Ontario Construction News staff writer
Stellantis has stopped construction on a $5-billion electric vehicle battery plant in Windsor, saying the federal government has not delivered on what was promised.
“Effective immediately, all construction related to the battery module production on the Windsor site has stopped,” the automaker said in a statement. “As of today, the Canadian Government has not delivered on what was agreed to therefore Stellantis and LG Energy Solution will immediately begin implementing their contingency plans.”
The automaker, which makes Chrysler, Ram and Fiat cars among others, and South Korean battery-maker LG Energy Solution announced the $5-billion plant last year and said it was expected to create 2,500 jobs.
Speaking to reporters in Mississauga on Monday, Premier Doug Ford called the situation “alarming.”
“It really worries me. We need the federal government to step up as they did for Volkswagen,” said Ford, noting Queen’s Park gave Stellantis and VW $500 million apiece in provincial aid.
“We’ve signed a deal with Stellantis … quite some time ago … on infrastructure and we gave them the exact same amount as we gave Volkswagen and we need the federal government to come to the table and show their support like they have all along,” he said, stressing Prime Minister Justin Trudeau’s government has been “great partners” on numerous auto deals.
Volkswagen’s payout could total $13.2 billion in public cash over five years for the German auto giant to build a London-area “gigafactory” employing 3,000 workers by 2027. Canada’s deal with Volkswagen includes subsidies worth up to $13 billion plus a $700 million grant.
The federal government says negotiations are ongoing.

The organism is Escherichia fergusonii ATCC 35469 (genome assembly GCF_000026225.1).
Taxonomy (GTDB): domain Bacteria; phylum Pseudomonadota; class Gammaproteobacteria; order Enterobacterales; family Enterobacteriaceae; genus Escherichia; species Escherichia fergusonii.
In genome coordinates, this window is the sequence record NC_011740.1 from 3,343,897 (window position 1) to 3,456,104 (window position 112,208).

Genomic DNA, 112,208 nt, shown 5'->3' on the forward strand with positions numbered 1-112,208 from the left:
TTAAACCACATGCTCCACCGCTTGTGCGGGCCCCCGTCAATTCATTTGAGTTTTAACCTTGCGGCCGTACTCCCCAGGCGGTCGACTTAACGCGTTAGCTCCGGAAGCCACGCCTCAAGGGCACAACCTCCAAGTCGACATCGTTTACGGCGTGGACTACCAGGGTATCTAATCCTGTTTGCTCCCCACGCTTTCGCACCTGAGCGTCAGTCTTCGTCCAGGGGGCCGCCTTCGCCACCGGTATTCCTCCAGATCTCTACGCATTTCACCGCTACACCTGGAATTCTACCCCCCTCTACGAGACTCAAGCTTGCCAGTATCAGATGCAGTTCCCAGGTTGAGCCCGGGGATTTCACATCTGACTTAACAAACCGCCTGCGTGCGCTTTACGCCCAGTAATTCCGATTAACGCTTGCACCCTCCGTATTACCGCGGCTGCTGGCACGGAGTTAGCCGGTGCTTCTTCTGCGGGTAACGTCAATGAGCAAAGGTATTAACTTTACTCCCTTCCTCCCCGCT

Construction started late last year at the Stellantis Windsor site known as NextStar Energy, with production operations planned to launch in the first quarter of 2024. The facility was expected to be fully operational by 2025.
“The entire deal is now in question due to the federal government not fulfilling their commitments, jeopardizing not only the completion of the EV plant but also our efforts to attract additional investment to the region,” Windsor Mayor Drew Dilkens said in a statement. “This counterproductive impasse creates significant challenges and risks thousands of jobs in our community.”
Dilkens said the city has provided funding to prepare the site for the facility.
“As the host community, the City of Windsor has the most at risk, and we anticipate the spirit of partnership and collaboration will put us back on the path of completing this significant project,” Dilkens said.
The potential Stellantis project is not the only major manufacturing initiative in the works in the province. The federal and Ontario governments recently closed a deal with Volkswagen to build an EV battery plant in St. Thomas that includes billions of dollars in government subsidies.
The investment is the largest in Canada’s auto sector in history, federal Minister of Innovation, Science and Industry François-Philippe Champagne said at the press conference. Hundreds of millions in municipal, federal and provincial government subsidies are expected to be announced at a future date.